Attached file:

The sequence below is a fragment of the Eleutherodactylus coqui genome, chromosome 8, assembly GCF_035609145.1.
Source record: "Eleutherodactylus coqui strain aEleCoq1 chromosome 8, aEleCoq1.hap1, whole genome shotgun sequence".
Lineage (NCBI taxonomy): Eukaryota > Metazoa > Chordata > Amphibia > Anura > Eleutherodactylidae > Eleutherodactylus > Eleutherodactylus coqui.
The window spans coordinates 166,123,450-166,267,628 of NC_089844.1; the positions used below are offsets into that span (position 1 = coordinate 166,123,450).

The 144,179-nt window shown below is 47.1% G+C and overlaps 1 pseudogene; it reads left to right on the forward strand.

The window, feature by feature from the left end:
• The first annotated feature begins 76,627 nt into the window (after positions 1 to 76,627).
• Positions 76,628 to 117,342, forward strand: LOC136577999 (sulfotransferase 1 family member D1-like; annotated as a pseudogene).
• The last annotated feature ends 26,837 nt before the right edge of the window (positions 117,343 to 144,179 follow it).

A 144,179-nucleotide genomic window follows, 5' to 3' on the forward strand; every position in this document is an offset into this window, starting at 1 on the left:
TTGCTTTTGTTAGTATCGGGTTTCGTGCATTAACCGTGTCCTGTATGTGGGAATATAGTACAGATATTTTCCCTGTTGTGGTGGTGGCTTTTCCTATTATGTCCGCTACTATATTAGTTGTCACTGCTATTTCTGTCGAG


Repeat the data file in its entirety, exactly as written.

The sequence below is a fragment of the Eleutherodactylus coqui genome, chromosome 8, assembly GCF_035609145.1.
Source record: "Eleutherodactylus coqui strain aEleCoq1 chromosome 8, aEleCoq1.hap1, whole genome shotgun sequence".
Lineage (NCBI taxonomy): Eukaryota > Metazoa > Chordata > Amphibia > Anura > Eleutherodactylidae > Eleutherodactylus > Eleutherodactylus coqui.
The window spans coordinates 166,123,450-166,267,628 of NC_089844.1; the positions used below are offsets into that span (position 1 = coordinate 166,123,450).

The 144,179-nt window shown below is 47.1% G+C and overlaps 1 pseudogene; it reads left to right on the forward strand.

The window, feature by feature from the left end:
• The first annotated feature begins 76,627 nt into the window (after positions 1 to 76,627).
• Positions 76,628 to 117,342, forward strand: LOC136577999 (sulfotransferase 1 family member D1-like; annotated as a pseudogene).
• The last annotated feature ends 26,837 nt before the right edge of the window (positions 117,343 to 144,179 follow it).

A 144,179-nucleotide genomic window follows, 5' to 3' on the forward strand; every position in this document is an offset into this window, starting at 1 on the left:
TTGCTTTTGTTAGTATCGGGTTTCGTGCATTAACCGTGTCCTGTATGTGGGAATATAGTACAGATATTTTCCCTGTTGTGGTGGTGGCTTTTCCTATTATGTCCGCTACTATATTAGTTGTCACTGCTATTTCTGTCGAG